Shortcut URL: http://t.conquent.com/MF00
I don't really have a title at Apigee -- I remember asking one time and the answer was, "MacGyver" which, honestly, I'm pretty happy with. After all, my primary job is to go in with limited resources, help people to keep themselves from blowing themselves up, and then get out.
The way I'm doing that currently is to develop and deliver training -- which doesn't sound as exciting as what MacGyver does, but when you really think about it, fixing a broken fuse with a gum wrapper or a radiator with egg whites doesn't really sound that exciting out of context either.
I explain my current job as, "Travelling the world and going to exotic places to sit in windowless conference rooms." I'm flying somewhere around 10,000 miles a month (looking at 20K in August) and I am rapidly filling pages of my passport with stamps from places like India and Norway. And I've seen a lot of conference rooms. Some even had windows.
Getting on the wifi in London is a lot like getting on wifi in California which is a lot like getting on wifi in Bangalore, but there are always odd tricks where the mad MacGyver skills come in. I haven't had to turn anyone's laptop into a wifi access point lately but knowing that I can is comforting. And the big bag of international power adapters and video dongles means I don't have to look for paperclips and a curling iron to wire up my presentation.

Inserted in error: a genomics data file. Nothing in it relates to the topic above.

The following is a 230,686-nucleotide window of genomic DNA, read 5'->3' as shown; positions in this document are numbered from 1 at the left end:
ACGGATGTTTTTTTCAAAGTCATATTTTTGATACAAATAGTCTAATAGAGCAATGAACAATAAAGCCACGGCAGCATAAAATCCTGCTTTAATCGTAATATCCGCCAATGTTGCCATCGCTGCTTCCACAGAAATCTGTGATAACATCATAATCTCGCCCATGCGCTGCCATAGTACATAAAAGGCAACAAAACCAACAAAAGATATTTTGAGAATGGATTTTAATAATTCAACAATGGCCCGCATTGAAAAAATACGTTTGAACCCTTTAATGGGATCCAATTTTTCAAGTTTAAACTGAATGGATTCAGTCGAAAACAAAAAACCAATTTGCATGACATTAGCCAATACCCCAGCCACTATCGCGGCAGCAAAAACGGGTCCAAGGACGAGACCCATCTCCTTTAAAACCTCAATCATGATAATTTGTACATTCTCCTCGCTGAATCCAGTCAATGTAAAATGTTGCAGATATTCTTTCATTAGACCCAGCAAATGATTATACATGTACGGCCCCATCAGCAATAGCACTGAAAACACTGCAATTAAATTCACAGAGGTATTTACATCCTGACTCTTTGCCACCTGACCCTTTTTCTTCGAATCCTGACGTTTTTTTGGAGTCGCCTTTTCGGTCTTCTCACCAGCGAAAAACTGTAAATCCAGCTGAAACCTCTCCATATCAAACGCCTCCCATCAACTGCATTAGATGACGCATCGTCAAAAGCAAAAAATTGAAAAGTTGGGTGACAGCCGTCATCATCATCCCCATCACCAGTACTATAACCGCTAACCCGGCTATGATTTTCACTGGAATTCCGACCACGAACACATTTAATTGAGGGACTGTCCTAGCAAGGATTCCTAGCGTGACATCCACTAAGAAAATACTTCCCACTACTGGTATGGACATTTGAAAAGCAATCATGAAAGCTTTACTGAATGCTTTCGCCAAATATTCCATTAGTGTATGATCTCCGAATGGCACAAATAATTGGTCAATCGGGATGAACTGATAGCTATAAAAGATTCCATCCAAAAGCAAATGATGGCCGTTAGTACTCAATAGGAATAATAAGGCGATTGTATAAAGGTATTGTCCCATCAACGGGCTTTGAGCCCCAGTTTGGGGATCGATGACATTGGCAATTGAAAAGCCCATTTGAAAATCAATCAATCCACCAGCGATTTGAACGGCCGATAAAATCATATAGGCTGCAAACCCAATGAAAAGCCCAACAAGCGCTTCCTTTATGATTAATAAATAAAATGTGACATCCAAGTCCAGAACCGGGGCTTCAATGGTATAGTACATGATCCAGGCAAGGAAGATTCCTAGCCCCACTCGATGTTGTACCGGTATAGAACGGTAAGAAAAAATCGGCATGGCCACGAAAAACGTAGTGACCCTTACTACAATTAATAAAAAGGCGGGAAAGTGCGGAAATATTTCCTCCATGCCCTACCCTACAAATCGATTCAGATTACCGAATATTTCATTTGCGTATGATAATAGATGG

No, the real McGyver moments are when clients throw some amazing plot twists into the day. These guys fall into two categories -- mad scientists and mad bombers.
A mad scientist is the guy who knows way too much about what I'm talking about and has to ask the really esoteric question about something that only comes up like .005% of the time. Of course, he presents that extreme edge case as an end of the world situation, and while I know when to say, "I don't know," I still follow up with, "But I'll find out." Sometimes it turns out it IS the end of the world, and then we have to do some gum-wrapper and egg-white maneuvers to save the day.
Then there's the mad bomber. He doesn't actually know that much, but he wants to prove that he knows more than I do. And he'll go off and break stuff before he even has a chance to see how it's supposed to work. You don't have to be a brilliant engineer to blow up a bridge, and a brilliant engineer isn't going to be able to design a bridge you can't blow up.
So I have to have conversations like, "Say, Bob... I notice you're packing a lot of C4 into that bridge piling... Maybe we should try to drive a truck across it first before we test how it handles explosives..." Not as much tinfoil and duct-tape, but still a crisis that needs averting.
Maybe I shouldn't have set my title to "Global Training Director and MacGyver Guru" on LinkedIn, but just saying MacGyver Guru makes me seem like some crazed fan (and beleive it or not, I've never actually seen the show), and "Global Training Director" just sounds like... well, a global training director.
And there are way too many plot twists it my life to be "just" anything.